amount of physical activity the children were getting. One parent
commented, “He doesn’t get enough exercise — never. He’s healthy, but he
has an interest in video games and anything electronic. I’m worried about
down the road.” An after-school program leader observed, “If you talk to a
gym teacher or watch a class, these kids aren’t in any shape at all. In my
class, there are four or five kids who can’t run around the bases without
stopping and huffing and puffing.”
Most children said they liked or drank milk. The perspectives of children
and parents differed on the subject of physical activity. Children said that
if given a choice, they would prefer physical activity, games, or
sports during their free time: “I like to play tag and play games like
when you pretend to be monsters and things…I’d rather play outside.”
In contrast, parents consistently said that if left on their own, children
would choose television and video games rather than physical activity.
Parents demonstrated an awareness of the importance of physical activity and
of their role in promoting it: “I do make them go outside, but it’s like
kicking and screaming — they don’t like to go.”
After-school program leaders were concerned about the amount of planning
required to implement a curriculum. Said one participant, “I’m a second-grade teacher. I have
enough planning to do all day long. I don’t have the time.” Some
after-school program leaders also
expressed a desire for flexibility: “I think ideas would be better,
because if you disagree with the format, then you’re going to come to some
conflict with ‘Oh, I have to do this?’ Make it more optional. ‘You may
want to do this, or you could do A, B, and C.’” “[It] just depends on
the mood of the children what I’m going to do that day. If they’re
fidgety, we go out and run around the park.”
While after-school program leaders recognized the need to provide
guidance for children about healthy eating and exercise, they did not
perceive health education as a priority: “I think health education is
important but as [another participant] said, they get a lot of it during the
day at school, and we’re more geared toward their social and emotional
growth, socializing with other children and interacting with adults.”
Both parents and after-school program leaders expressed some concerns
about the nutrition education component of the curriculum. They worried that
the activity would replace the children’s already limited time for
play and fun. One after-school program leader stated, “I don’t want it to be a
bore for them. Especially since they’ve been in school all day long. I do
think it’s important, but when they come to us, it’s time to let loose
some steam.” A parent said, “I’m hoping they’ll come home and say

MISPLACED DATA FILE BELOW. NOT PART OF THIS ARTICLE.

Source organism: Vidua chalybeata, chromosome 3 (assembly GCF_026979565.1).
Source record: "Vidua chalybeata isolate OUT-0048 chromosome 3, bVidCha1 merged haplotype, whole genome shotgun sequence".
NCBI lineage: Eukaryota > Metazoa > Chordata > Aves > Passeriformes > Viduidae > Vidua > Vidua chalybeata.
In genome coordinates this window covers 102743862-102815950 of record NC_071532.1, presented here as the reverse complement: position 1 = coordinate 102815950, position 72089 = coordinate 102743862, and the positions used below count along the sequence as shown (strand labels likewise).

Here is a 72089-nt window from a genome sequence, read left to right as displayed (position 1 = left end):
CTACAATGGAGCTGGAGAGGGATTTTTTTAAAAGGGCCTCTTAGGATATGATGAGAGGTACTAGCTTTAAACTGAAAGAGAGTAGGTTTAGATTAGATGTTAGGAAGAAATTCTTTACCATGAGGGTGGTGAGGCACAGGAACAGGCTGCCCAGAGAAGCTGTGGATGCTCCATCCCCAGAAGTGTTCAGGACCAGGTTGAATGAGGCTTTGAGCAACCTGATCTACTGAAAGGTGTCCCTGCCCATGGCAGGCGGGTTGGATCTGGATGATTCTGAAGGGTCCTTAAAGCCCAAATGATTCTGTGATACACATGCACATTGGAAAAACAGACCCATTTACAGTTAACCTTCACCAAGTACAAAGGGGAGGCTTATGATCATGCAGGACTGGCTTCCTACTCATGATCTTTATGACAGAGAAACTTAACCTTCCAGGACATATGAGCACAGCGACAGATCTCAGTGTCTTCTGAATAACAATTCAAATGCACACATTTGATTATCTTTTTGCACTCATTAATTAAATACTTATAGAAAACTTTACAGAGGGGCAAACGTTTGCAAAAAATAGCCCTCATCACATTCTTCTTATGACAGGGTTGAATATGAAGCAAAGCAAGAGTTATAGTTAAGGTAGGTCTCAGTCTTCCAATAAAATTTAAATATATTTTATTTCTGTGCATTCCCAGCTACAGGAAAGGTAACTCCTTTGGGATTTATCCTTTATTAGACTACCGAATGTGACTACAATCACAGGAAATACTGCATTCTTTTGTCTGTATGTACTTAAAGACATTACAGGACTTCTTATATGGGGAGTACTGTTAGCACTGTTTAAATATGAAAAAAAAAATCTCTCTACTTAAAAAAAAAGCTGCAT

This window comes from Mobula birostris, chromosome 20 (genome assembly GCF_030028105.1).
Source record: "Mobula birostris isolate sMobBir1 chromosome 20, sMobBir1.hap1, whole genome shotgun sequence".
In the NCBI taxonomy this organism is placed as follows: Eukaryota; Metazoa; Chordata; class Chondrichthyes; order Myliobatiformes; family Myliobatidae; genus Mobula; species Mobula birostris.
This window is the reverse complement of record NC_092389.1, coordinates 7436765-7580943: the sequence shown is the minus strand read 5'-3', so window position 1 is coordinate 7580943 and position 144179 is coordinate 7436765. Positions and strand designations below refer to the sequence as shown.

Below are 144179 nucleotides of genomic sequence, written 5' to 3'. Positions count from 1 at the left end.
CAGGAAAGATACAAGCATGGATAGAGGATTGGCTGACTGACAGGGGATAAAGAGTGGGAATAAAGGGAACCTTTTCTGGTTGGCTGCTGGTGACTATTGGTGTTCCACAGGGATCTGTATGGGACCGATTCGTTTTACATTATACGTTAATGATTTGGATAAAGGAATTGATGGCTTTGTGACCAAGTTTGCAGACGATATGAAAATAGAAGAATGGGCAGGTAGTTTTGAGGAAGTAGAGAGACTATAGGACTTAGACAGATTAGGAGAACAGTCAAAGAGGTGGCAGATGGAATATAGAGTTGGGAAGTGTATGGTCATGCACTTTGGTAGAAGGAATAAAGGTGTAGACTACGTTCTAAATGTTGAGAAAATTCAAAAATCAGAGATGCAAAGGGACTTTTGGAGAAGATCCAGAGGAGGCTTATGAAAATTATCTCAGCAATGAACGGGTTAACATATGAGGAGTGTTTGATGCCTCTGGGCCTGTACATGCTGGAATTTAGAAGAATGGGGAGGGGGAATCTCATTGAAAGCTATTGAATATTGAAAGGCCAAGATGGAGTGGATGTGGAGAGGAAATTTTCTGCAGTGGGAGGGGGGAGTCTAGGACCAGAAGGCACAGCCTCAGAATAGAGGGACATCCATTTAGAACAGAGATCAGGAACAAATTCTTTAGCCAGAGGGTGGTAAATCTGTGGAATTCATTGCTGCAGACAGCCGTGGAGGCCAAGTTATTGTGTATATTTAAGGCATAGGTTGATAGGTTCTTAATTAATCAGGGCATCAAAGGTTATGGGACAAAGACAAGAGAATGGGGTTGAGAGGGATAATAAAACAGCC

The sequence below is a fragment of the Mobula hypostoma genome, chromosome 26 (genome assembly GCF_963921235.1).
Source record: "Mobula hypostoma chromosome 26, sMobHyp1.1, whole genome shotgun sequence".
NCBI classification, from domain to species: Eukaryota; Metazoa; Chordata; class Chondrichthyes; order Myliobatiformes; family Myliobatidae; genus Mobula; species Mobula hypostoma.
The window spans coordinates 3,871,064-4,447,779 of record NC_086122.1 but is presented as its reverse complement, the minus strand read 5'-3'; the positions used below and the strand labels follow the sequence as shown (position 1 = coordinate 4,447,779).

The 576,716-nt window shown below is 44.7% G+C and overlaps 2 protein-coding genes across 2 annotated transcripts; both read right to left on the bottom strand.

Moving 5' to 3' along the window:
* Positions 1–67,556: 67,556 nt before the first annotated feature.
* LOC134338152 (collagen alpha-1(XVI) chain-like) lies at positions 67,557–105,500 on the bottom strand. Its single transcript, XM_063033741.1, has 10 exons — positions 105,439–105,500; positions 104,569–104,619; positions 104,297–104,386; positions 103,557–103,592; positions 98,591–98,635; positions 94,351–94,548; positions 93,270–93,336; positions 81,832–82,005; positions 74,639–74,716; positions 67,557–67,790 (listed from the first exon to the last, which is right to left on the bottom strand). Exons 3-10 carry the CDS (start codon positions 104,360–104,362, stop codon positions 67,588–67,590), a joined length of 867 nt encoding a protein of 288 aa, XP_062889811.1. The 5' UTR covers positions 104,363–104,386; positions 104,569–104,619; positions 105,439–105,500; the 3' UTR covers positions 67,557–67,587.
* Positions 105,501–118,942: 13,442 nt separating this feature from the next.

‘I had fun doing this and that today.’ If he says, ‘I have to go
here,’ then he’s in the wrong place.”
Parents also expressed a concern that the nutrition education activity
might be too academic: “It needs to be addressed for children as not so
medical. It needs to be presented as fun.” “I think the calcium-focused
activity would get old fast. You know: ‘Calcium again, I’m so sick of
Despite wanting their children to enjoy a break from academics, getting
homework done during the after-school time was a high priority for parents.
After-school program leaders felt pressure to make sure homework was
complete by the time parents arrived to pick children up. One parent
commented, “Homework has to be the first priority. I get home too late to
get it done with him.” An after-school leader said, “I know my parents:
they want [their children] to get their homework done.”
After-school program leaders consistently and poignantly expressed their
concern that they might not know enough to effectively teach the bone-health
curriculum. They were afraid they would be embarrassed if they could
not answer a child’s question. “I’m not saying I’m ignorant about
osteoporosis, but I’m not as knowledgeable as I’d like to be.” “[I
would want] more knowledge about osteoporosis, questions the kids would ask
us, so we could have answers for them.” Parents also expressed concern
about the ability of the after-school program leaders to implement the
curriculum: “The after-school teachers would need training. They’re
capable, but need training.” While an extensive training program was
proposed, most after-school program leaders suggested that only minimal
training would be possible because of limited available time. Because of
high staff turnover rates in the after-school setting, they also voiced an
interest in ongoing oversight and support so the curriculum could
continue even if trained leaders left the after-school program.